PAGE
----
Showing posts from September, 2008

Even the Vices Aren't Selling Like They Used To

A good friend of mine left a message for me on Facebook saying the only stock that didn't go down in the historic market drop yesterday was Campbell's Soup . Dedicated to find him wrong, I reached back in my mind for something I heard once. In times of economic turmoil, the sale of alcohol increases. It turns out I was wrong. The Washington Post noted earlier this month that the figures are actually unchanged. Still, when every stock is falling and your industry stays the same, that has to say something, right? So I set out on a little quest this afternoon to see if what I heard was right. Since I tend to drink like an old man, I thought about how Jack Daniels was doing. Jack Daniels is owned by the Brown-Forman Corporation . They took about a 4 point hit yesterday. Jim Beam is made by Fortune Brands, Inc. They lost about two points in all the kerfuffle. Diageo which is one of the largest alcohol manufacturers in the world lost about three points. After a whil

228 Congresspeople Just Don't Understand

I really don't get it. The House not voting for the bailout is like being in favor of a second Great Depression. Someone call Sen. John McCain; surely he remembers how bad the Depression was (I promise, it'll be the only easy "McCain is old" I make this post). Looking into the issue, there was clearly opposition coming from both sides . The thing is, I think those who voted against this bill are more in love with the idea of America instead of the actual America. This measure may very well be starting on "the slippery slope to socialism" as Rep. Jeb Hensarling (R-Tex) said in the debate before the bill, but it still doesn't change the fact that this may very well be a necessary measure. As America breaks into the 21st Century, it will have to go through these growing pains. It may have to take on more socialist aspects as its population grows and its citizens grow and need for more. The America of old was a pull itself up by its bootstraps kind of

Suburban 'Hotels'

The Washington Post has an article today about the housing market and the government bailout of Fannie Mae . The first and third pages are pretty good but the piece was a tad flowery and kitschy. Anyway, Achenbach's piece had me thinking about subdivisions. Subdivisions and apartment complexes sometimes have clubhouses. You put in a requisition with the homeowner's association or your rent them out and you get to have parties in the community property or the community pool or whatever. Why can't we do that with these foreclosed houses? I mean, theoretically, we do own them. In this new age of open source technology, file sharing, and 24-hour test drives , wouldn't it be nice to just spend the weekend in that vacant house down the street? It's the ultimate time share. It's the vacation without the vacation. It's the low-maintenance hotel stay. It's the bed without the breakfast. Have a fight with your wife? Forget the Hotel 6, just check the su


In the ever present quest to ensure that we all align words with action, I've taken some time to meditate on certain things. Oftentimes, this meditation involves music, so I've been focusing on one of my favorite tropes: the ostinato. The Oxford English Dictionary defines "ostinato" as "continuously repeated melodic or rhythmical figure or phrase. Also in extended use." Since it's a musical term, it's clearly Italian. It comes from the Latin obstinatus for obstinate or persistent. It's Brad Mehldau's left hand in his cover of Nick Drake's "River Man" . It's Antony's "Brutus is an honorable man" in his eulogy of Caesar . It's Maurice Ravel's "Boléro." It is that thing that keeps going on. It is fluidity and ongoing, cyclical, and yet it is referred to as obstinate. It's persistent. It's stubborn. The ostinato is just a nuance of the African tradition of call-and-response.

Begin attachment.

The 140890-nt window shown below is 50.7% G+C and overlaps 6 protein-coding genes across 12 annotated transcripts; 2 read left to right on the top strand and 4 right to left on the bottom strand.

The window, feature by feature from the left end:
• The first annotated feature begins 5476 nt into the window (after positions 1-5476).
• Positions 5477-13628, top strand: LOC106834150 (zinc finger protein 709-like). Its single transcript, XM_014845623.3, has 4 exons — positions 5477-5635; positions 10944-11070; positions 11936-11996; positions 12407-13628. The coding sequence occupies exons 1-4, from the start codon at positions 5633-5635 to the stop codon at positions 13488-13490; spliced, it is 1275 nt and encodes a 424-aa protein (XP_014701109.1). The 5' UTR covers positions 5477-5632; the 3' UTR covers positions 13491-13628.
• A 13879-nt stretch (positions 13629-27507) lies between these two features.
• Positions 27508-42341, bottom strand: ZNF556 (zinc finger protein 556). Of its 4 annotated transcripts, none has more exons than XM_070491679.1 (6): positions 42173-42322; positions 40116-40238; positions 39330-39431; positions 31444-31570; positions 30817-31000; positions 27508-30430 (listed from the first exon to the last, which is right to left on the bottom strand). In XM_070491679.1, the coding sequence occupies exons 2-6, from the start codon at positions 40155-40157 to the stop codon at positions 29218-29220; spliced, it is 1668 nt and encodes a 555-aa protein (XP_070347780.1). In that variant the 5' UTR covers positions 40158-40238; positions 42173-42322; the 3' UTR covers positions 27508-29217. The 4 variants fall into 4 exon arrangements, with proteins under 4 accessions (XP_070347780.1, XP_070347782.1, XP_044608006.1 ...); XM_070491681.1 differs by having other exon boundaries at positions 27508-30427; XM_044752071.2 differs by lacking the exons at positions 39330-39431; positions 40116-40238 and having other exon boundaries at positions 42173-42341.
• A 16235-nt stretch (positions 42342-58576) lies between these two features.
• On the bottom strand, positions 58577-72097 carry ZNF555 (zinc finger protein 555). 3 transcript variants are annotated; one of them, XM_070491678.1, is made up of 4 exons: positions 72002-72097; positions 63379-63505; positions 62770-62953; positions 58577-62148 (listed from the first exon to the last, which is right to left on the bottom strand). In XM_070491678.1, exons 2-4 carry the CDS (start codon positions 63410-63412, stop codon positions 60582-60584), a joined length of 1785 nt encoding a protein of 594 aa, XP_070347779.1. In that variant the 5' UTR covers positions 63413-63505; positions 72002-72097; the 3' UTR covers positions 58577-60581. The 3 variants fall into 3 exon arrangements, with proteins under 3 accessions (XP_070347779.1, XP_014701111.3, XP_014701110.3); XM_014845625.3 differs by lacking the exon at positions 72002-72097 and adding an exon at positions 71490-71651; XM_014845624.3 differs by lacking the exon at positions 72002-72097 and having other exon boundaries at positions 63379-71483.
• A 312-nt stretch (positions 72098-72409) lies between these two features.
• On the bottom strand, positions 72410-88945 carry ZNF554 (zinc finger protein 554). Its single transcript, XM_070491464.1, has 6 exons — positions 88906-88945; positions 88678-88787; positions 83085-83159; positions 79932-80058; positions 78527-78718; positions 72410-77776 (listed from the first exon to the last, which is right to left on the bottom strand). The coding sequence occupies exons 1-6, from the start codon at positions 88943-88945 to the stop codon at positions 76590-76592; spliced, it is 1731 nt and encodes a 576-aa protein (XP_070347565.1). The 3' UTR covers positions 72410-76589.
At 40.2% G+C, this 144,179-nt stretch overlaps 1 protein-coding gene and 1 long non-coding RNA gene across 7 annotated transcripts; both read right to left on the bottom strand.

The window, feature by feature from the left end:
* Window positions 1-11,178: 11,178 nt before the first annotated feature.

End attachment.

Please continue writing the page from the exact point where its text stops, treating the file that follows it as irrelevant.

Gov. Sarah Palin is Certainly an Orator

Gov. Sarah Palin delivered an excellent speech this evening. I mean that. I mean that very truly, and very literally. This address was efficient at showing she has a body of work (albeit small), puts John McCain back in the limelight (as he should be), and shows she's competent enough for the job. As she discussed energy policy, she spoke at length about various nations and their relations to the United States with oil trade, showing she "has knowledge" about foreign trade and policy. She showed she is open to other alternative energy sources. She also somehow showed she was a magical oil prospector by stating with certainty that there's enough oil in Alaska to save America without doing any actual drilling there, yet. She spoke at length about the record of John McCain as a senator in relation to "her opponent" (more on this later) and rebranded him as the maverick America thought he was in 2000, which pales in comparison to the conservative panderer h

A Retrospective of the DNC

Let me just post this last one up before I have to do coverage of the RNC, now with fewer calories and more concern for beleaguered citizens . ----------------------------------------------------------------------------------- For an event that I largely didn't care for, what I did see convinced me to be at least relatively impressed. For three days, what was expected to happen, happened. Every star of the Democratic Party toed the line and didn't betray their people, much to the chagrin of various pundits and news managers who were waiting for an extended floor fight. And, as has been previously reported 38 million people witnessed history as Barack Obama addressed America. Although that figure doesn't count those who watched the coverage on PBS or C-SPAN (as I did) or the various people who watched the convention in bars and parties across America. But one more thing I have to mention about Obama's speech: it did more than what it needed to do. For a few segmen